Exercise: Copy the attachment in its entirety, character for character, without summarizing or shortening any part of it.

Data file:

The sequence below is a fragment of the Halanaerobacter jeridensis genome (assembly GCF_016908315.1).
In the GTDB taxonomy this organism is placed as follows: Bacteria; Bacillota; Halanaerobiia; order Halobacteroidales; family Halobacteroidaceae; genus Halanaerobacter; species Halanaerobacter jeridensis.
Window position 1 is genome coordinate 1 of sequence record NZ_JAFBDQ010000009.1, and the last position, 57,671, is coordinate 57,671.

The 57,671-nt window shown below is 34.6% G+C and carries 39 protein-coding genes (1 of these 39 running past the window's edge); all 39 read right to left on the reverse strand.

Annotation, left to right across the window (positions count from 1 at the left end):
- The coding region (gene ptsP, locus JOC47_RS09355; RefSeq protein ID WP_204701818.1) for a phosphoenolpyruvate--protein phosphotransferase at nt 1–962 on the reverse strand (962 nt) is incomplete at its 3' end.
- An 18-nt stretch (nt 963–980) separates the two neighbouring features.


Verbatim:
The sequence below is a fragment of the Halanaerobacter jeridensis genome (assembly GCF_016908315.1).
In the GTDB taxonomy this organism is placed as follows: Bacteria; Bacillota; Halanaerobiia; order Halobacteroidales; family Halobacteroidaceae; genus Halanaerobacter; species Halanaerobacter jeridensis.
Window position 1 is genome coordinate 1 of sequence record NZ_JAFBDQ010000009.1, and the last position, 57,671, is coordinate 57,671.

The 57,671-nt window shown below is 34.6% G+C and carries 39 protein-coding genes (1 of these 39 running past the window's edge); all 39 read right to left on the reverse strand.

Annotation, left to right across the window (positions count from 1 at the left end):
- The coding region (gene ptsP, locus JOC47_RS09355; RefSeq protein ID WP_204701818.1) for a phosphoenolpyruvate--protein phosphotransferase at nt 1–962 on the reverse strand (962 nt) is incomplete at its 3' end.
- An 18-nt stretch (nt 963–980) separates the two neighbouring features.